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Elements of Logic by Richard Whately
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Elements of Logic

by Richard Whately

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Amazon.com Product Description (ISBN 0820111570, Hardcover)

This historic book may have numerous typos and missing text. Purchasers can download a free scanned copy of the original book (without typos) from the publisher. Not indexed. Not illustrated.1834 Excerpt: ... BOOK III. OF FALLACIES. Introduction. By a Fallacy is commonly understood, "any D... nnsound mode of arguing,-which appears to faUacJ'-b demand our conviction, and to be decisive of the question in hand, when in fairness it is not." Considering. the ready detection and clear exposure of Fallacies to be both more extensively important, and also more difficult, than many are aware of, I propose to take a Logical view of the subject; referring the different Fallacies to the most convenient heads, and giving a scientific analysis of the procedure which takes place in each. After all, indeed, in the practical detection of each individual fallacy, much must depend on natural and acquired acuteness; nor can any rules be given, the mere learning of which will enable us to apply them with mechanical certainty and readiness: but still we shall find that to take correct general views of the subject, and to be familiarized with scientific discussions of it, will tend, above all things, to engender such-a habit of mind, as will best fit us for practice. Indeed the case is the same with respect to Logic in general; scarcely any one would, in ordinary practice, state to himself either his own or another,s reasoning, in Syllogisms in Barbara at full length; yet a familiarity with Logical principles tends very much (as all feel, who are really well acquainted with them) to beget a habit of-.lear and sound reasoning. The truth is, in this, as in many other things, there are processes going on in the mind (when we are practising any thing quite familiar to "is) with such rapidity as to leave no trace in the memory; and we often apply principles which did not, as far as we are conscious, even occur to us at the time. It would be foreign, however, to the present formelfwri-PurP...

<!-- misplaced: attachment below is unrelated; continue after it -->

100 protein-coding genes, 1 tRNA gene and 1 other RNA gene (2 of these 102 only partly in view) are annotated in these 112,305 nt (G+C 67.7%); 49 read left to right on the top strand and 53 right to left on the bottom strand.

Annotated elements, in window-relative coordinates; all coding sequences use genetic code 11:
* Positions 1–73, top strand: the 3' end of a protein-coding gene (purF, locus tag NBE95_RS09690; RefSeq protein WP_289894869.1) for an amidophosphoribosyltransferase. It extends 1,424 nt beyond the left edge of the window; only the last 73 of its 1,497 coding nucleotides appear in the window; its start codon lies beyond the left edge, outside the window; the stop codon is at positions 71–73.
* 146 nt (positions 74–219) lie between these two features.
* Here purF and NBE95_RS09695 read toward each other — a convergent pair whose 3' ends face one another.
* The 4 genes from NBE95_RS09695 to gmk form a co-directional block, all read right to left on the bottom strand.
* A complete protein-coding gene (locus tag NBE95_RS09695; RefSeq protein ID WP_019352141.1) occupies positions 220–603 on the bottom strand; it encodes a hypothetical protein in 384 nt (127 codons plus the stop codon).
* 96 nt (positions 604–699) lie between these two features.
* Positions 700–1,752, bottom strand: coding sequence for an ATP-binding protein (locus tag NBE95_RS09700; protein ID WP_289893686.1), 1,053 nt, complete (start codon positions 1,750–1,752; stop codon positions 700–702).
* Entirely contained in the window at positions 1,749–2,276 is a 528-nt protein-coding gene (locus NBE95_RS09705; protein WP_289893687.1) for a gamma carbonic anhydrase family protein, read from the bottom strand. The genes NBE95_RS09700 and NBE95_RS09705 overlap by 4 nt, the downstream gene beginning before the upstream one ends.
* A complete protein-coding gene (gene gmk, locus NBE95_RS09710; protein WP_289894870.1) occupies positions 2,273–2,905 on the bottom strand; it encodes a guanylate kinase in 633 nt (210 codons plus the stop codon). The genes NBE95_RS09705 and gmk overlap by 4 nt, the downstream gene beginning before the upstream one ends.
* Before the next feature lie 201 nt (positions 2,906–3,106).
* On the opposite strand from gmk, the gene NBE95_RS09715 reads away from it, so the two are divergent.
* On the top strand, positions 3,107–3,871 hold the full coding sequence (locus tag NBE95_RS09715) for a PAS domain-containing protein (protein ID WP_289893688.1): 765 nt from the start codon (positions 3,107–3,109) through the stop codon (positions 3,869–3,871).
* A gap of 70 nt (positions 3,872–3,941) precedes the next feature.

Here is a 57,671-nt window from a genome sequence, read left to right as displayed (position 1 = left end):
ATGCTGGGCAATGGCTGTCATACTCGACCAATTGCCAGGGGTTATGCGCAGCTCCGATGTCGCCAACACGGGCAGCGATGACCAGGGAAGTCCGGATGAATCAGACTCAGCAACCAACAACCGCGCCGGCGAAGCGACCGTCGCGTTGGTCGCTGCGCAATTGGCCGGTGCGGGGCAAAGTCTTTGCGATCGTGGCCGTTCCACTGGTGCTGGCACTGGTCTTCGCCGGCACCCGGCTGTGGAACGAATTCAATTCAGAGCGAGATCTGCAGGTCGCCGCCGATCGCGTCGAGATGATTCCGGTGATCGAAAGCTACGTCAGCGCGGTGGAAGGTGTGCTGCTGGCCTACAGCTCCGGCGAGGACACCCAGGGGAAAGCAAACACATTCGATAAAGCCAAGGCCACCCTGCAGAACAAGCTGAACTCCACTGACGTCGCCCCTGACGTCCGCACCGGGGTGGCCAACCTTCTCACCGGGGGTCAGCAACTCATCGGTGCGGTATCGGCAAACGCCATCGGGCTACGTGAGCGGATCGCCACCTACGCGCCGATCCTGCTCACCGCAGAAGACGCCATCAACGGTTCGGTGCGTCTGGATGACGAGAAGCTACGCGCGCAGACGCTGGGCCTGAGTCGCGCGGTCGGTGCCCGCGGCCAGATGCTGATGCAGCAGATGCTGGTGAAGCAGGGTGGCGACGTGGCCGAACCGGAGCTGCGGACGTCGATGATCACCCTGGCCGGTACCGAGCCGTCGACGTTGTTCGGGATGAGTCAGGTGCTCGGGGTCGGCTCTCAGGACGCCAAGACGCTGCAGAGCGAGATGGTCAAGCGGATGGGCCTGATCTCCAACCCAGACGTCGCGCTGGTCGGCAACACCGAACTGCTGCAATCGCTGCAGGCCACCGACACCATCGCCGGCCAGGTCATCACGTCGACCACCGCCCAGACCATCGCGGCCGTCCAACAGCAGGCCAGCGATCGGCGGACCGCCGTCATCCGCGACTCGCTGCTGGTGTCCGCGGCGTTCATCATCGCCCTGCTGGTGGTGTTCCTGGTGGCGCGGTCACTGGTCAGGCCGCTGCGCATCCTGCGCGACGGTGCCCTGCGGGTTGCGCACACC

(retrieved from Amazon Thu, 12 Mar 2015 17:59:59 -0400)

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